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    ABSTRACT: Haemodynamic monitoring with transpulmonary thermodilution (TPTD) is less invasive than a pulmonary artery catheter, and is increasingly used in the Intensive Care Unit and the Operating Room. Optimal treatment of the critically ill patient demands adequate, precise and continuous monitoring of clinical parameters. Little is known about staff knowledge of the basic principles and practical implementation of TPTD measurements at the bedside. The aims of this review are to: 1) present the results of a survey on the knowledge of TPTD measurement among 252 nurses and doctors; and 2) to focus on specific situations and common pitfalls in order to improve patient management in daily practice. Web-based survey on knowledge of PiCCO technology (Pulsion Medical Systems, Feldkirchen, Germany), followed by PubMed and Medline search with review of the relevant literature regarding the use of TPTD in specific situations. In total, 252 persons participated in the survey: 196 nurses (78%) and 56 medical doctors (22%) of whom 17 were residents in training. Knowledge on the use of TPTD appears to be suboptimal, with an average score of 58.3%. Doctors performed better than nurses (62.7% vs 57.0%, P = 0.012). About 190 out of 252 (75.4%) scored at least 50% but only 45 respondents (17.9%) obtained a score of 70% or more. Having five years of PiCCO experience was present in 15.8% of the participants and this was correlated to passing the test, defined as obtaining a test result of ≥ 50% (P = 0.07) or obtaining a test result of ≥ 70% (P = 0.05). There were no other parameters significantly predictive for obtaining a result above 50% or above 70% such as gender or doctor versus nurse or Belgian versus Dutch residency, or years of ICU experience. High quality education of nursing and medical staff is necessary to perform the technique correctly and to analyse and interpret the information that can be obtained. Visual inspection of thermodilution curves is important as this can point towards specific pathology. Interpretation of the parameters that can be obtained with TPTD in specific conditions is discussed. Finally, a practical approach is given in ten easy steps for nurses and doctors. TPTD has gained its place in the haemodynamic monitoring field, but, as with any technique, its virtue is only fully appreciated with correct use and interpretation.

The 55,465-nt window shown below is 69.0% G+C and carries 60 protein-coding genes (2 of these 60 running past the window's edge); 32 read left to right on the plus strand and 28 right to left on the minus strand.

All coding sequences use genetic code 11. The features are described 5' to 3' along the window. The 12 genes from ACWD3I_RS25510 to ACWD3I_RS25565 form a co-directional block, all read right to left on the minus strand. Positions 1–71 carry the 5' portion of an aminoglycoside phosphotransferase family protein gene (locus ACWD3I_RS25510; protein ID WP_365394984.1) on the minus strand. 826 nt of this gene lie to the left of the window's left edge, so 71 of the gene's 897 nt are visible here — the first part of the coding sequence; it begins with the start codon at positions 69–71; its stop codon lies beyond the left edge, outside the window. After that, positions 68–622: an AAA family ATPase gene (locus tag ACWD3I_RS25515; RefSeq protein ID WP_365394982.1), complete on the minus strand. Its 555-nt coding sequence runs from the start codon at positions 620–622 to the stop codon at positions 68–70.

11/2014; DOI:10.5603/AIT.a2014.0068
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    ABSTRACT: OBJECTIVES: The aims of this study were to compare cardiac output (CO) measured by the new fourth-generation FloTracTM/VigileoTM system (Version 4.00) (COFVS) with that measured by a pulmonary artery catheter (COREF), and to investigate the ability of COFVS to track CO changes induced by increased peripheral resistance. DESIGN: Prospective study. SETTING: University Hospital. PARTICIPANTS: Twenty-three patients undergoing cardiac surgery. INTERVENTIONS: Phenylephrine (100 microg) was administered. MEASUREMENTS AND MAIN RESULTS: Hemodynamic variables, including COREF and COFVS, were measured before and after phenylephrine administration. Bland-Altman analysis was used to assess the discrepancy between COREF and COFVS. Four-quadrant plot and polar-plot analyses were utilized to evaluate the trending ability of COFVS against COREF after phenylephrine boluses. One hundred thirty-six hemodynamic interventions were performed. The bias shown by the Bland-Altman analysis was-0.66 L/min, and the percentage error was 55.4%. The bias was significantly correlated with the systemic vascular resistance index (SVRI) before phenylephrine administration (p<0.001, r2 = 0.420). The concordance rate determined by four-quadrant plot analysis and the angular concordance rate calculated using polar-plot analysis were 87.0% and 83.0%, respectively. Additionally, this trending ability was not affected by SVRI state. CONCLUSIONS: The trending ability of the new fourth-generation FloTracTM/VigileoTM system after increased vasomotor tone was greatly improved compared with previous versions; however, the discrepancy of the new system in CO measurement was not clinically acceptable, as in previous versions. For clinical application in critically ill patients, this vasomotor tone-dependent disagreement must be decreased.
    Journal of Cardiothoracic and Vascular Anesthesia 11/2014; DOI:10.1053/j.jvca.2014.07.022 · 1.48 Impact Factor